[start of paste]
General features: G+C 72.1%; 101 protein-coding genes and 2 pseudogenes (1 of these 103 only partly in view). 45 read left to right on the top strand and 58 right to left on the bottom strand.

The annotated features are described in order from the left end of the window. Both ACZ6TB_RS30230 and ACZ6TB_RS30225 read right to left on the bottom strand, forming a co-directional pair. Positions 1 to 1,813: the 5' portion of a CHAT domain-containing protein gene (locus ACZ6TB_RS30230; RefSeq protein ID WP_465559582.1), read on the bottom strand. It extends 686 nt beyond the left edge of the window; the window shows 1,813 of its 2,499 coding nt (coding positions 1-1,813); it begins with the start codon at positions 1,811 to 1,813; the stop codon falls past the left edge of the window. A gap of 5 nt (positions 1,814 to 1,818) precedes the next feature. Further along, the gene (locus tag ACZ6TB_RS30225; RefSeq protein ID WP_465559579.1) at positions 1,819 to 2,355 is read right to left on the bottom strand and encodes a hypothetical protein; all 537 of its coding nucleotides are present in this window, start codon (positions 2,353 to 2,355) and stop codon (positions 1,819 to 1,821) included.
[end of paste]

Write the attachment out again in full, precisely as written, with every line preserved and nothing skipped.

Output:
General features: G+C 72.1%; 101 protein-coding genes and 2 pseudogenes (1 of these 103 only partly in view). 45 read left to right on the top strand and 58 right to left on the bottom strand.

The annotated features are described in order from the left end of the window. Both ACZ6TB_RS30230 and ACZ6TB_RS30225 read right to left on the bottom strand, forming a co-directional pair. Positions 1 to 1,813: the 5' portion of a CHAT domain-containing protein gene (locus ACZ6TB_RS30230; RefSeq protein ID WP_465559582.1), read on the bottom strand. It extends 686 nt beyond the left edge of the window; the window shows 1,813 of its 2,499 coding nt (coding positions 1-1,813); it begins with the start codon at positions 1,811 to 1,813; the stop codon falls past the left edge of the window. A gap of 5 nt (positions 1,814 to 1,818) precedes the next feature. Further along, the gene (locus tag ACZ6TB_RS30225; RefSeq protein ID WP_465559579.1) at positions 1,819 to 2,355 is read right to left on the bottom strand and encodes a hypothetical protein; all 537 of its coding nucleotides are present in this window, start codon (positions 2,353 to 2,355) and stop codon (positions 1,819 to 1,821) included.